Recipe by Daniel Myers
A simple garlic sauce. The butter is added to make the sauce work a bit better. This is a modern technique, but it may not be that anachronistic considering that modern milk may have much less fat than the unskimmed milk of Medieval England.
1 cup milk
2 Tbsp. flour
2 Tbsp. butter
2 cloves garlic, minced
1/4 tsp. salt
1/4 tsp. pepper
pinch saffron, ground
Melt butter in a small saucepan. Whisk in flour until smooth. Then add milk and continue to whisk until thoroughly mixed. Add remaining ingredients, bring to a low boil, and simmer until thick. Serve hot.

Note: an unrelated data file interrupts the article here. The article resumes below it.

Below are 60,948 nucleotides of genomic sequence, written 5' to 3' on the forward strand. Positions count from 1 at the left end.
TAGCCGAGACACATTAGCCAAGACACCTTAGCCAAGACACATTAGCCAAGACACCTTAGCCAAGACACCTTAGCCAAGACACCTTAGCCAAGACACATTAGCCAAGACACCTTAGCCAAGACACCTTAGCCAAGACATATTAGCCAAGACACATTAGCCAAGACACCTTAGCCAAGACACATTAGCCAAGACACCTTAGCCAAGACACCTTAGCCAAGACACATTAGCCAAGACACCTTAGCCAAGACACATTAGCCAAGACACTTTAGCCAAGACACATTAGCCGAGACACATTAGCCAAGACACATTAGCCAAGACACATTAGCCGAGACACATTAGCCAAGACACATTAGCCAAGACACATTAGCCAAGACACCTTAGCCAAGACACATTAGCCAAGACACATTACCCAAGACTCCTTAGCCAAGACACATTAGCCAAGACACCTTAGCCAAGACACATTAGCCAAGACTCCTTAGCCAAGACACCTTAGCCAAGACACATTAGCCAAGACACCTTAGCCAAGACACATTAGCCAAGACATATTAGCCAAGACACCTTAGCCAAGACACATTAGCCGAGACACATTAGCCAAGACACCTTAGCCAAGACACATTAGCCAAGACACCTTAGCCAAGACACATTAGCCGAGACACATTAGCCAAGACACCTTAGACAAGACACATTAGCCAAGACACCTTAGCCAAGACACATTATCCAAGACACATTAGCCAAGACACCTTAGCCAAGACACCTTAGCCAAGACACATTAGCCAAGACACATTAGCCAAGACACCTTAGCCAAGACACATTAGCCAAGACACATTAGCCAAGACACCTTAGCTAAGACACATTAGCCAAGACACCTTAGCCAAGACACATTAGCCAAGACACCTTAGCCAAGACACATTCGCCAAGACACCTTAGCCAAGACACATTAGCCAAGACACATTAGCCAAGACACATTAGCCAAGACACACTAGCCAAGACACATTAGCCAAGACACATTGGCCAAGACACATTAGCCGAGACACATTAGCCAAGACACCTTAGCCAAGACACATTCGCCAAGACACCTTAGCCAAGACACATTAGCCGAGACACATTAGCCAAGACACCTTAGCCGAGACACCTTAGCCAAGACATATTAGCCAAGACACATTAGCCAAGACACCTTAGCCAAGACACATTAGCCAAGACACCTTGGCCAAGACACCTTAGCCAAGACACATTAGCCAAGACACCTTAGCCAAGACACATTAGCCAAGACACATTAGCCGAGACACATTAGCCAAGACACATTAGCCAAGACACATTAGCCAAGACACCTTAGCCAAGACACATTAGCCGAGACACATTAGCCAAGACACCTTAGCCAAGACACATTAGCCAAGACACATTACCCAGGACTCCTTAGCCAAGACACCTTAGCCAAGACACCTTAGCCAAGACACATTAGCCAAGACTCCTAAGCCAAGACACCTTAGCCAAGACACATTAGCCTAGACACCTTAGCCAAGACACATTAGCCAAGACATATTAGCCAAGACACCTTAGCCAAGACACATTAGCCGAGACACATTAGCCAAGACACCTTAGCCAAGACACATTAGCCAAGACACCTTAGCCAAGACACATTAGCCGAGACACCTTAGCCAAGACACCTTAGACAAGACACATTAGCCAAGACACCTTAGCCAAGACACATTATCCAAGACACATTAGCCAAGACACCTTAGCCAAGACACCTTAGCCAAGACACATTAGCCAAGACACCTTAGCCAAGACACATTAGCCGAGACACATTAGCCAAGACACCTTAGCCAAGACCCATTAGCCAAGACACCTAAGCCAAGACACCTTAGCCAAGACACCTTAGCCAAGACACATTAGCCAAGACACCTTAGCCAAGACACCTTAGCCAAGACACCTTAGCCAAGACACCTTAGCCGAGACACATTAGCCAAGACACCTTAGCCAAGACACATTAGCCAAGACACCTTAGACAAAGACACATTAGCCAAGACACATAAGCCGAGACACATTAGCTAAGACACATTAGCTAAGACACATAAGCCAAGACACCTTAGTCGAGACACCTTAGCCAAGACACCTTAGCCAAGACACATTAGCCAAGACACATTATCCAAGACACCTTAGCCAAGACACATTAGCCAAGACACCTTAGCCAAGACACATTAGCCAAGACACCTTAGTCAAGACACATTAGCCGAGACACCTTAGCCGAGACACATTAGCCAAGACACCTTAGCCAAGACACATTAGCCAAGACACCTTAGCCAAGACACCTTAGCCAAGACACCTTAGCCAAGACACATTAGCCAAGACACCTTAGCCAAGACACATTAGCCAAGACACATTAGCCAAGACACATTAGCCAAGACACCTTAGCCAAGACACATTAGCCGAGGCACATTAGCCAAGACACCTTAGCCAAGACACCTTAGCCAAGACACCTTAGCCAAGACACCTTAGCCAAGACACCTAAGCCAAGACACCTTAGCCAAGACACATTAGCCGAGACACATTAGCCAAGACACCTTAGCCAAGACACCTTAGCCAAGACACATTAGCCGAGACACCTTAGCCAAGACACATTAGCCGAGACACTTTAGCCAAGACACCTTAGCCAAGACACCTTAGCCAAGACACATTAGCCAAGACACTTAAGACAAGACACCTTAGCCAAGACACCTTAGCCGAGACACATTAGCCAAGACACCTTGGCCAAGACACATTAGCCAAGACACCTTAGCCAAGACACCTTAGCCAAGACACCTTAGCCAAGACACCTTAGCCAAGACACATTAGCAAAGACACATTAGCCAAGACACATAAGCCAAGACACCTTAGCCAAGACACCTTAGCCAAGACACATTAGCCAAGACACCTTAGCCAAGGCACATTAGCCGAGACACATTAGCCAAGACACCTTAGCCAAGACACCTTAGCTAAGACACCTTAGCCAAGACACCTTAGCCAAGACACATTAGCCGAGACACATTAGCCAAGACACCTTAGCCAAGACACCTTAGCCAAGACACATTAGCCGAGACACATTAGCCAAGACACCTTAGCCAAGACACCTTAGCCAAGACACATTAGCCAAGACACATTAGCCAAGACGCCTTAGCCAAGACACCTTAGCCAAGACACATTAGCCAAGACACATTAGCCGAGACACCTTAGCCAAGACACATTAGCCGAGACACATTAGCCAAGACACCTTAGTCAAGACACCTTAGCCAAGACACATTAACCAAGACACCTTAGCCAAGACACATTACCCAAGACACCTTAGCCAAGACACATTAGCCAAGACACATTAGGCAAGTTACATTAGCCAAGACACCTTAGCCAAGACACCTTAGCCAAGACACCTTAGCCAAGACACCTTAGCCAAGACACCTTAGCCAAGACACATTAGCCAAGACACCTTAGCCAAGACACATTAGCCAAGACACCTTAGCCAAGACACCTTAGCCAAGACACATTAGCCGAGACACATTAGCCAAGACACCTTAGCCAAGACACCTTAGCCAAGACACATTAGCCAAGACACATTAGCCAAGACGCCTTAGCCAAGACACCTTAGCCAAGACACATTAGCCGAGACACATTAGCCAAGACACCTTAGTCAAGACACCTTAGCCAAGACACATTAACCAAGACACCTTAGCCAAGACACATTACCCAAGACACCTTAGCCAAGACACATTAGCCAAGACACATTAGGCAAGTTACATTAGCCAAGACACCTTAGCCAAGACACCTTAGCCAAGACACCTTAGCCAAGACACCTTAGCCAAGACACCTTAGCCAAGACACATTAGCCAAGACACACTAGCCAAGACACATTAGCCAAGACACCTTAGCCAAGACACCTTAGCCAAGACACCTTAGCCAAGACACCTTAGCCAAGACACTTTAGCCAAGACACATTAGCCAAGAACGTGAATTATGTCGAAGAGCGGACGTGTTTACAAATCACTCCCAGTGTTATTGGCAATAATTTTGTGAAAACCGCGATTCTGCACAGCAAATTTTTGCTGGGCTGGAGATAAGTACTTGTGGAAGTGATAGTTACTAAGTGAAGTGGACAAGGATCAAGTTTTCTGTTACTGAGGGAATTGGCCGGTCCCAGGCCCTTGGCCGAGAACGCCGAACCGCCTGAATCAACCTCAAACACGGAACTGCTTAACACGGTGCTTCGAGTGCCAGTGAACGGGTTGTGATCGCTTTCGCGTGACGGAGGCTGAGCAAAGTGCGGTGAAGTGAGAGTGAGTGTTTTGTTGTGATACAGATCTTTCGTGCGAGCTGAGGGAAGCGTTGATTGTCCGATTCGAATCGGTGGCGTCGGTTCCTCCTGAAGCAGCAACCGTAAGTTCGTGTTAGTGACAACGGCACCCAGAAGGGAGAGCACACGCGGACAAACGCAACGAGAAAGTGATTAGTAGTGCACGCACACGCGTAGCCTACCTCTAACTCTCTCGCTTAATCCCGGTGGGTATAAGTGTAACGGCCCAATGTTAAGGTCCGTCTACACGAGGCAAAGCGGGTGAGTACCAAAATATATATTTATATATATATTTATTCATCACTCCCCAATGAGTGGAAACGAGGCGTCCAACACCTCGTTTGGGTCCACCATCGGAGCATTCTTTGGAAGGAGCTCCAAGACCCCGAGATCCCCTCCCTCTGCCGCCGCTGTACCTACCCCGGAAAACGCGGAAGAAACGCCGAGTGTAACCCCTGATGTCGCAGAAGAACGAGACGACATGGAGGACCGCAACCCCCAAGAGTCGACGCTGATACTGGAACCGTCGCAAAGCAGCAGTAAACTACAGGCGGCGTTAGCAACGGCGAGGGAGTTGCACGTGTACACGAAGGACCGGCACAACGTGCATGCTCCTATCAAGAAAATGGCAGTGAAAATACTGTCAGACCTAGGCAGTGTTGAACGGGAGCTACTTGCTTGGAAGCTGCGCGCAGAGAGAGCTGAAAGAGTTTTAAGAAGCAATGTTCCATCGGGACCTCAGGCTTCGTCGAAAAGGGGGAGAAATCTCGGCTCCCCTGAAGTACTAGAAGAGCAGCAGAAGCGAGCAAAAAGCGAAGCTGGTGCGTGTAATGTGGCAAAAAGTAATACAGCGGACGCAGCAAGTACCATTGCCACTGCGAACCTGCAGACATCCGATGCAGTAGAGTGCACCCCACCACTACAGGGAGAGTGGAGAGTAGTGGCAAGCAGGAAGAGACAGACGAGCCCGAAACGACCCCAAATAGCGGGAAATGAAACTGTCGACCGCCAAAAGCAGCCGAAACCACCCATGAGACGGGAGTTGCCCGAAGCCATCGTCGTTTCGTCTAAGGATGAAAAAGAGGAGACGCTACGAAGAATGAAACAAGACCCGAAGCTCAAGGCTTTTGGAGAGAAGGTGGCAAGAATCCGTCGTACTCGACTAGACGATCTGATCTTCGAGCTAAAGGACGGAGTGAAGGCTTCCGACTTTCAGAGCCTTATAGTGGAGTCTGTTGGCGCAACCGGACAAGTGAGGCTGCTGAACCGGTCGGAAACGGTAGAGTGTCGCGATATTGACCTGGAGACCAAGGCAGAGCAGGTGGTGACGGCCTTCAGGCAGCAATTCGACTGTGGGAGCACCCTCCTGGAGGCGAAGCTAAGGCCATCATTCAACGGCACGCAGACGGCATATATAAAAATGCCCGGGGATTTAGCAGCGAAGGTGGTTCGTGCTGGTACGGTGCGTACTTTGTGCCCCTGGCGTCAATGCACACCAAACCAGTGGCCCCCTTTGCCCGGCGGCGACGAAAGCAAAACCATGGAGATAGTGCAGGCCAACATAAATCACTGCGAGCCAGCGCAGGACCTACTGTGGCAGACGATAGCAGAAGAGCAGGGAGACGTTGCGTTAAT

Source [Two Fifteenth-Century Cookery-Books, T. Austin (ed.)]: Sauce gauncile. Take floure and cowe mylke, safroune wel y-grounde, garleke, peper, salt and put in-to a faire litel pot; and sethe it ouer the fire, and serue it forthe with the goos.
Source [Liber cure cocorum, R. Morris (ed.)]: Gawncel for þe gose. Take garlek and grynde hit wele forþy, Temper hit with water a lytel, perdy. Put floure þer to and also salt, Colour hit with safron I wot þou schalt. Temper hit up with cow-mylke þo, And sethe hit and serve hit forthe also.
Published: March 20, 2003
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